Marion County Sheriff Billy Woods of Florida has banned his deputies from wearing a face mask to work amid the ongoing coronavirus pandemic. The new order was enacted on Tuesday and it also prohibits any visitors to the sheriff’s office from wearing a face covering.
"My order will stand as is when you are on-duty/working as my employee and representing my Office – masks will not be worn," Wood wrote in an email to his department dated Aug. 11, obtained by The Washington Post and the Ocala Star-Banner.
“We can debate and argue all day of why and why not," he added. "The fact is, the amount of professionals that give the reason why we should, I can find the exact same amount of professionals that say why we shouldn’t. Since the beginning of this pandemic the operation of this office has not changed and no wearing of masks has been put in place."
He continued, "This is no longer a debate nor is it up for discussion. Please keep in mind this entire pandemic is fluid and constantly changing the way things are done. However, my orders will be followed or my actions will be swift to address."
Woods has made some exceptions to his ban for officers who are working at the courthouse, the jail, in public schools, in hospitals and while dealing with people suspected of being infected with COVID-19 or at high risk of complications from the disease.
As for deputies working special detail or events, they will not be allowed to wear a mask unless the event falls under one of the exceptions.
“As for special details and/or any special events (paid or not), masks will not be worn. Effective immediately the entity that has requested and has hired a deputy for a special detail will be given clear instruction by Darian Tucker at the time of their written request that masks will not be worn (unless one of the exceptions above applies). In addition, if you are the special detail deputy you will again advise the contact person that a mask will not be worn by you,” Woods wrote.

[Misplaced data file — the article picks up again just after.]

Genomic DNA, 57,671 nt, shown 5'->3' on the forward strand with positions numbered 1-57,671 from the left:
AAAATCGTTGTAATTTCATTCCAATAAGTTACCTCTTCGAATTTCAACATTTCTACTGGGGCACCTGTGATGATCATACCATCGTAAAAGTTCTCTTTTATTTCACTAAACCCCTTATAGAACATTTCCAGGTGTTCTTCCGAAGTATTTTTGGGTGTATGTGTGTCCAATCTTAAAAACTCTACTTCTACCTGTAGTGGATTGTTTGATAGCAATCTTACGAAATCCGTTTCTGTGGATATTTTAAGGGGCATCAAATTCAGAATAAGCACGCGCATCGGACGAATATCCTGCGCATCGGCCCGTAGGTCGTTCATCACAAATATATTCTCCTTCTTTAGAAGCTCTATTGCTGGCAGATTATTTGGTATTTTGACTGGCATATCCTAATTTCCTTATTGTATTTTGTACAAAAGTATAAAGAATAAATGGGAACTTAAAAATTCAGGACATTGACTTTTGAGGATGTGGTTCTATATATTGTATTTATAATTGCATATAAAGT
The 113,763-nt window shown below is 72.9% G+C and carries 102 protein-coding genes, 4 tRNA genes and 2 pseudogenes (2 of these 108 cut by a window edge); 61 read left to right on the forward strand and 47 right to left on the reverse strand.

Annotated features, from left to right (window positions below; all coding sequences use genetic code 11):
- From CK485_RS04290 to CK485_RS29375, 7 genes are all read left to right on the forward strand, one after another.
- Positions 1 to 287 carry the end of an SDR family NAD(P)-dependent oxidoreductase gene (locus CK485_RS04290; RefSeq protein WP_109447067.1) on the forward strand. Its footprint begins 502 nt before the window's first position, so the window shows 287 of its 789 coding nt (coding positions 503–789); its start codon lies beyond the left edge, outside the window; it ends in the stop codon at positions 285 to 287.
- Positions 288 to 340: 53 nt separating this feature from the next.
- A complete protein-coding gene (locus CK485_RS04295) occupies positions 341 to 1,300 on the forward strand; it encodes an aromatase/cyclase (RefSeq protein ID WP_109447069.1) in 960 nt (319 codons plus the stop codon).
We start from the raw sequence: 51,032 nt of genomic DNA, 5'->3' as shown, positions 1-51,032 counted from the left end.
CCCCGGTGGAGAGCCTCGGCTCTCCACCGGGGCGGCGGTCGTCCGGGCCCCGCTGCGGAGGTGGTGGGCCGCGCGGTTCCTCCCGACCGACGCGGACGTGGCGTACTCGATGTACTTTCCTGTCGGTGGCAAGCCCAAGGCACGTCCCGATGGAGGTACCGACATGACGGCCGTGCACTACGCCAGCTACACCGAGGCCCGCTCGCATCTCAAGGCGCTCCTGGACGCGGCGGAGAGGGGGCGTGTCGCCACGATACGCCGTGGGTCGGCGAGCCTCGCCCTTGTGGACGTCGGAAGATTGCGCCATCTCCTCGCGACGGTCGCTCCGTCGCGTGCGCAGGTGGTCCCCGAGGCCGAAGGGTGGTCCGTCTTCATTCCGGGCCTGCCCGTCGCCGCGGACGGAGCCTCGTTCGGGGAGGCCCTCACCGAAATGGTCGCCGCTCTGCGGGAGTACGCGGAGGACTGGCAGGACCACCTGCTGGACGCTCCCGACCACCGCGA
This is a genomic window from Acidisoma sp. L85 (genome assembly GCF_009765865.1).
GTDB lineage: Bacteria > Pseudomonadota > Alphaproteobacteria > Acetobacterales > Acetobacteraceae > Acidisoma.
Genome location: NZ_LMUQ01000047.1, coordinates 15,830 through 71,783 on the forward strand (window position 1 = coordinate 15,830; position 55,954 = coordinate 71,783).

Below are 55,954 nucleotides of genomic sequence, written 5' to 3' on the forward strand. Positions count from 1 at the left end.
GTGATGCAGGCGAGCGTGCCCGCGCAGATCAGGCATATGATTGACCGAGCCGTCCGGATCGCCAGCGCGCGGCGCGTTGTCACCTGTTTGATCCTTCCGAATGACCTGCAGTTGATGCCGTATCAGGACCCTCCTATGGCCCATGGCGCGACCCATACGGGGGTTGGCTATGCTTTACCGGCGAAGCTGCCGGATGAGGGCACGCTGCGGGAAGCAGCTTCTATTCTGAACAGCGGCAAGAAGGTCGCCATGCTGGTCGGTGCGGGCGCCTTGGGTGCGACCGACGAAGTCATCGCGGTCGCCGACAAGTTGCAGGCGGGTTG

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Woods also told his officers that should anyone confront them for not wearing a mask, to send them his away.
"Politely and professionally tell them I am not required to wear a mask nor will I, per the Order of the Sheriff," he wrote. "From that point on it will be my burden and responsibility to take care of the person and answer their problem, complaint or their question."
Woods' ban came on the same day Florida set a new single-day record for coronavirus-related deaths with 277 new deaths statewide reported on Tuesday, per the Tampa Bay Times. In Marion County alone, 13 new deaths were reported on Tuesday.
The order also comes as the Ocala City Council attempts to pass an emergency ordinance requiring people to wear masks inside businesses. Their ordinance was vetoed by Mayor Kent Guinn last week and they plan to meet on Wednesday to consider overriding the veto.
Meanwhile, County Commissioner Carl Zalak told the Star-Banner that he supports Woods’ new ban. "I agree with the Sheriff base on his best judgment and I appreciate the way he handled it,” the commissioner told the outlet.
As of Wednesday, Florida has reported 542,784 cases of the coronavirus and 8,552 deaths since the beginning of the pandemic, according to a New York Times database.
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